Attorneys, business and industry executives, public interest groups, environmental consultants and public officials involved in wetland permitting, NEPA analyses and projects with potential impacts to threatened or endangered species.
The D.C. Circuit Court of Appeal's recent decision in Sierra Club v. Antwerp provides important lessons for those involved with Section 404 Permitting, NEPA analyses and ESA consultation. The Court rejected plaintiffs' Clean Water Act challenges to a Section 404 permit to fill 54 acres of wetlands for a large mixed-use development with 14,000 parking stalls and also addressed the Corps' decision not to require preparation of an EIS. The Court found that potential impacts to the listed wood stork were adequately mitigated but remanded for further evaluation of impacts to the listed indigo snake.
This decision is one of only a handful of cases that directly addresses when alternatives to a project may be considered impracticable on economic grounds. The case also provides important precedent on when a federal agency may issue a FONSI and avoid preparation of an EIS. Finally, the case offers guidance for addressing impacts and mitigation of impacts to threatened and engagement species and their habitat.
In this one-hour TeleBriefing, the moderator and two of the lead counsel in the case will discuss the practical implications of the decision for projects that fill Waters of the United States, for compliance with NEPA, and for satisfying the provisions of the Endangered Species Act.
~ Brent Carson, Esq., Moderator
Introduction & Overview
Brent Carson, Esq., Moderator, Partner
GordonDerr LLP / Seattle, WA
Douglas M. Halsey, Esq., Partner
White & Case LLP / Miami, FL
Environmental Advocate's Perspective
Eric Glitzenstein, Esq., Partner
Meyer Glitzenstein & Crystal / Washington, DC
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Brent Carson, partner at GordonDerr LLP, provides strategic advice and critical support to clients with complex land development and real property issues. He has in-depth knowledge of the local, state and federal land use and environmental entitlements process including comprehensive plan amendments, rezones, master plans, development agreements, wetlands and in-water construction permits, endangered species consultation, mitigation banks, shorelines, SEPA/NEPA compliance, road vacations, and impact fees. His litigation practice includes defense of environmental enforcement actions and development approvals before local and state administrative tribunals and in court, as well as resolving real property disputes involving purchase agreements, leases, loans, easements, covenants trespass and boundary lines. He is listed in The Best Lawyers in America, 2005-2012.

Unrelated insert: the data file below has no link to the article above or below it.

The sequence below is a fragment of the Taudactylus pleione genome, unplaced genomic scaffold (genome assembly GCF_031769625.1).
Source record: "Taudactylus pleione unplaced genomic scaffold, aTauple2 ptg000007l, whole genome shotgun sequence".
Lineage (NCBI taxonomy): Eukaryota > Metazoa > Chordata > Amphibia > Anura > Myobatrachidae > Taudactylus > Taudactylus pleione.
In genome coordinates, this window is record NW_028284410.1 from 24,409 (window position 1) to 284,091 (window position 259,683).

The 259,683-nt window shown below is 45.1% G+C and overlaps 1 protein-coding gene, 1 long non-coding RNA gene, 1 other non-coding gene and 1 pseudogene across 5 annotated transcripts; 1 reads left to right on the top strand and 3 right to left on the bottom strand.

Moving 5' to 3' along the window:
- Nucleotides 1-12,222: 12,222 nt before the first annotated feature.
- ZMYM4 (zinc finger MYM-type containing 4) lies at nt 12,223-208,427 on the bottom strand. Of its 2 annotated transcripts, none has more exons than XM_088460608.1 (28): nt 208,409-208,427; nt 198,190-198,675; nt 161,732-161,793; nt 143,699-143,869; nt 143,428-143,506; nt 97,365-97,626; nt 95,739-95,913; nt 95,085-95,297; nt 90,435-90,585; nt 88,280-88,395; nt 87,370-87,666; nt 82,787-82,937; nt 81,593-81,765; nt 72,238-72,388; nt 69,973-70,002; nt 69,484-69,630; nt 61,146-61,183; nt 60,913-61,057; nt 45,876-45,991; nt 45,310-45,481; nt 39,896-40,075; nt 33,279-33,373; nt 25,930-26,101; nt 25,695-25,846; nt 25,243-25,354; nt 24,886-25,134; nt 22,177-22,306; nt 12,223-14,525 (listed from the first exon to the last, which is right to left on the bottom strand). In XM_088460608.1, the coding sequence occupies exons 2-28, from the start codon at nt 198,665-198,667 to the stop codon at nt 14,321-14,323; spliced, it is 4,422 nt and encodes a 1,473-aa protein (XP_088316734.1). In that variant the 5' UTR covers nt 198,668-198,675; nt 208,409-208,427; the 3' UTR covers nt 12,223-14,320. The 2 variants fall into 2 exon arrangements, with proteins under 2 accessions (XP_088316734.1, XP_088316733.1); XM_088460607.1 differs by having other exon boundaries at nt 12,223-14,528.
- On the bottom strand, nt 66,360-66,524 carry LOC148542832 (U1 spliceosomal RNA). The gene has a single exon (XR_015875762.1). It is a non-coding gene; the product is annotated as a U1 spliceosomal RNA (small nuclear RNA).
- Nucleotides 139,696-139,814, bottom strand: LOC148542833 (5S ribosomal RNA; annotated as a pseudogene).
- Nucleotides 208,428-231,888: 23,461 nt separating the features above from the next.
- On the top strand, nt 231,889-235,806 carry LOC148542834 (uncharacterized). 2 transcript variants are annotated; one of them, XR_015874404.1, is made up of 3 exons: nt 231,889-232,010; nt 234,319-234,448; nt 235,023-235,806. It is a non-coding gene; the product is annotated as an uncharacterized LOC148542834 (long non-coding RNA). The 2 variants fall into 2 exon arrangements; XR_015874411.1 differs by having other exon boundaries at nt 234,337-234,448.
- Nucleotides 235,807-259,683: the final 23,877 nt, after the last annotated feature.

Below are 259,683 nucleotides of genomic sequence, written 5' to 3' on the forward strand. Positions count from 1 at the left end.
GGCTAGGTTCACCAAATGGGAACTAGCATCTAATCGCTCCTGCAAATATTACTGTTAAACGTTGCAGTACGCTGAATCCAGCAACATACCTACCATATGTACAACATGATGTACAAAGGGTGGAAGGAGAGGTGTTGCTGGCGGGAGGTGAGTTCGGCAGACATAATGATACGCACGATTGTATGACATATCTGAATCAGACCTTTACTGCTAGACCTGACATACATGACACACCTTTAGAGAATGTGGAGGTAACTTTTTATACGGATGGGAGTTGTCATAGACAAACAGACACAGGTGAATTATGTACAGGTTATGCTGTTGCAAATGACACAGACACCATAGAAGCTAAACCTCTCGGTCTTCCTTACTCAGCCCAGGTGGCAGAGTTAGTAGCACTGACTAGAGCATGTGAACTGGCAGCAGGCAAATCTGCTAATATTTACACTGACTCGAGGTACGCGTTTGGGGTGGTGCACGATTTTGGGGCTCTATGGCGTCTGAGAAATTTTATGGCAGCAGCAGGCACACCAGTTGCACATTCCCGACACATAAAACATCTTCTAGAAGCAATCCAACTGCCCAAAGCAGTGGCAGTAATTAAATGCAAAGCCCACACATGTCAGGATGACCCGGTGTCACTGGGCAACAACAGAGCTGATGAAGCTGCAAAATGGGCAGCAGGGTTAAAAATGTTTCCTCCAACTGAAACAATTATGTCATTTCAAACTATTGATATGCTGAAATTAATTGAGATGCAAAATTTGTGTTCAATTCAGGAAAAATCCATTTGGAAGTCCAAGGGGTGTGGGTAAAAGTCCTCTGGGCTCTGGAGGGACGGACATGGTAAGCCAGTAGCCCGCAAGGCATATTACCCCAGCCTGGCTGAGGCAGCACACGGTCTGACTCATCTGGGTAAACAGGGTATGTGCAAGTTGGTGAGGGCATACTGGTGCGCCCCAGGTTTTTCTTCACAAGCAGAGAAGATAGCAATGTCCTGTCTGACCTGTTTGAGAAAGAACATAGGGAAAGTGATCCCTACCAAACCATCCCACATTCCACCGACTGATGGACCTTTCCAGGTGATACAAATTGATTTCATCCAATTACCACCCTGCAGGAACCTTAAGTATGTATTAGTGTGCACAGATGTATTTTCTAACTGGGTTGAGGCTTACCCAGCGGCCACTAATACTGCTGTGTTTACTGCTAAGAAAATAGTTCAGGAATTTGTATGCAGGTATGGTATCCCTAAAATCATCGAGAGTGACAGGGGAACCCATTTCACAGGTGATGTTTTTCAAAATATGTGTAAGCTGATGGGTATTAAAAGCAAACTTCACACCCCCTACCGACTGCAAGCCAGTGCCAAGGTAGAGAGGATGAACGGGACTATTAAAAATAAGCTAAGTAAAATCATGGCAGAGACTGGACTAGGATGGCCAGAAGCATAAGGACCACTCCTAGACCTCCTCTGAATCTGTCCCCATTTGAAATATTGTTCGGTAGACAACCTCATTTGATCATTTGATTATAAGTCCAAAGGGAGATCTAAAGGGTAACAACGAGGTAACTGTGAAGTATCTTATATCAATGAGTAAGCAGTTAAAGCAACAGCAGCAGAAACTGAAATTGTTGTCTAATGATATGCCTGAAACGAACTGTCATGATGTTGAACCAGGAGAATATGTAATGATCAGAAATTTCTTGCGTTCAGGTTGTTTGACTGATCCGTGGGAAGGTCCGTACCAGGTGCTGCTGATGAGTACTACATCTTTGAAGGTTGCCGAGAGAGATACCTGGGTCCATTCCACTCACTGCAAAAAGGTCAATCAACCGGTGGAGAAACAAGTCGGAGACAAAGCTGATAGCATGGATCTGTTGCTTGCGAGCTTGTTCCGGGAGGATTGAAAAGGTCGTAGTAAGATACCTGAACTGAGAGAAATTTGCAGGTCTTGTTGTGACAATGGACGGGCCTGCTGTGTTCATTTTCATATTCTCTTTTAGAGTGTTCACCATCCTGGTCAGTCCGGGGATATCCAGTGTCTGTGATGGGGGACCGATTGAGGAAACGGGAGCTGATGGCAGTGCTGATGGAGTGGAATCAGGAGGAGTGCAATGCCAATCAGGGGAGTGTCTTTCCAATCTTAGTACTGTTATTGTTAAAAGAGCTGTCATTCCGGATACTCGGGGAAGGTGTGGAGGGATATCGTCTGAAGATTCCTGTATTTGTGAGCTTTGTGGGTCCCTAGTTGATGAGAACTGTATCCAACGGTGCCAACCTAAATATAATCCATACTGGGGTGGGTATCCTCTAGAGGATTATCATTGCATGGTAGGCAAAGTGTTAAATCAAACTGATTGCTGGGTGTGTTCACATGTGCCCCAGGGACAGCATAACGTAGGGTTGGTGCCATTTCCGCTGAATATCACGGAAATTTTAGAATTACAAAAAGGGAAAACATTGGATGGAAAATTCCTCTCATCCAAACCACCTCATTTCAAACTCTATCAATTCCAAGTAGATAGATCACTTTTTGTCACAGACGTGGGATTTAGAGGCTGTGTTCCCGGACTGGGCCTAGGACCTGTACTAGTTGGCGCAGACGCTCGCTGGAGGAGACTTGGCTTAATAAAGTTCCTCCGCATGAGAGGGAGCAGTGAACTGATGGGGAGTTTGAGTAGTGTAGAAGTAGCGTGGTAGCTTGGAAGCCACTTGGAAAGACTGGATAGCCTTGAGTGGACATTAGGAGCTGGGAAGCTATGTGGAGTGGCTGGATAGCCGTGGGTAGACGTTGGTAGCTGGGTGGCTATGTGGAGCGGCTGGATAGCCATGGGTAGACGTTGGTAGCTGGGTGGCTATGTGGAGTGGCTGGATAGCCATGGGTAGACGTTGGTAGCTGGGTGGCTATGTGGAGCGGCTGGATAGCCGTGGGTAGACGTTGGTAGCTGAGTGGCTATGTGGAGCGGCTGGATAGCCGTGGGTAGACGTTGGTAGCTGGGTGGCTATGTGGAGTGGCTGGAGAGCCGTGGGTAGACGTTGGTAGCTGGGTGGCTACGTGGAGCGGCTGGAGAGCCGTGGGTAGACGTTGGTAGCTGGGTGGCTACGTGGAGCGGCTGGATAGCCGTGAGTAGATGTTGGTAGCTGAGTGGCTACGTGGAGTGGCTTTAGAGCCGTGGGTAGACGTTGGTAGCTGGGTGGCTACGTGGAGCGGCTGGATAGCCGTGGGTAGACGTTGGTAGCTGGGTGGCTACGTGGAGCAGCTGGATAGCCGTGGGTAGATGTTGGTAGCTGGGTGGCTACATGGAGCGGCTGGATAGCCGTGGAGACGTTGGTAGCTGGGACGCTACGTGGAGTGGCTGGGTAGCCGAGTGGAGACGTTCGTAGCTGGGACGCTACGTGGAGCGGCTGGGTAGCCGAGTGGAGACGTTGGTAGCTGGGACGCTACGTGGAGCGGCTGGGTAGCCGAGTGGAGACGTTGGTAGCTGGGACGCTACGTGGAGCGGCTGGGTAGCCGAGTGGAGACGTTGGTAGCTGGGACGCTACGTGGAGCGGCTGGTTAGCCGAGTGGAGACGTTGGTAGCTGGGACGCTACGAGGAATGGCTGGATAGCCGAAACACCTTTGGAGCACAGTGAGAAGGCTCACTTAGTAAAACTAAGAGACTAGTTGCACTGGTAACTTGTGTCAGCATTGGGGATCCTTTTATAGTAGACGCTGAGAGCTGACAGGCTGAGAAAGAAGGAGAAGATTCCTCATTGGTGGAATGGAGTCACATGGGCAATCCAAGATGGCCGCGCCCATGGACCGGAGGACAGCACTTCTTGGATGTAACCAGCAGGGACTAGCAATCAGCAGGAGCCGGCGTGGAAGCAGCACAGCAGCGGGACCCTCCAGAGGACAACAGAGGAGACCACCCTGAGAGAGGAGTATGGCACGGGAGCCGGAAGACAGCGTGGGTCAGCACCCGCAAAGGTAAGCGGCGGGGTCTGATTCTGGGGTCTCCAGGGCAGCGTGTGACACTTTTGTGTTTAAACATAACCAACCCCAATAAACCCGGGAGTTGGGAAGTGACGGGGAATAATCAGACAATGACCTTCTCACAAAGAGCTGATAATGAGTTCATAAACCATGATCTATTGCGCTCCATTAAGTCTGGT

Eric Glitzenstein, a founding partner of Meyer Glitzenstein & Crystal, specializes in environmental, wildlife, animal protection, natural resource, open government, and other public interest cases. He has been lead or co-counsel in hundreds of cases in federal courts throughout the country, and has argued dozens of cases in the U.S. Courts of Appeals. In addition to serving as lead counsel in several cases in the U.S. Supreme Court, Mr. Glitzenstein has filed many amicus briefs in that Court on behalf of non-profit organizations in environmental, administrative law, open government, and constitutional cases.
Douglas M. Halsey, partner at White & Case LLP, covers all aspects of environmental and land use law, including litigation, transactional advice and regulatory matters. During the last thirty years, Mr. Halsey has tried numerous cases in state and federal court with a special emphasis on cost recovery claims and land use disputes. He has represented mining companies, manufacturers, developers, and property owners in complex civil litigation and defended enforcement actions brought by the EPA and other federal, state, and local government agencies under the Clean Water Act, CERCLA, RCRA, CAA, TSCA, FIFRA, NEPA, and parallel state and local government regulatory schemes. In 2003, following 11 years of litigation in federal and state courts, Mr. Halsey obtained for property owners in Monroe County, Florida, the largest recovery in U.S. history for a "temporary taking." Mr. Halsey has also defended numerous toxic tort cases based on alleged exposure to a variety of hazardous substances, including creosote, perchloroethylene and mercury. He is listed in Best Lawyers' 2010 as Miami Environmental Lawyer of the Year and in 2012 Best Lawyers selected him as 'Miami Environmental Litigator of the Year.' Mr. Halsey represented the developers of the Cypress Creek Town Center in the successful appeal that is the subject of this TeleBriefing.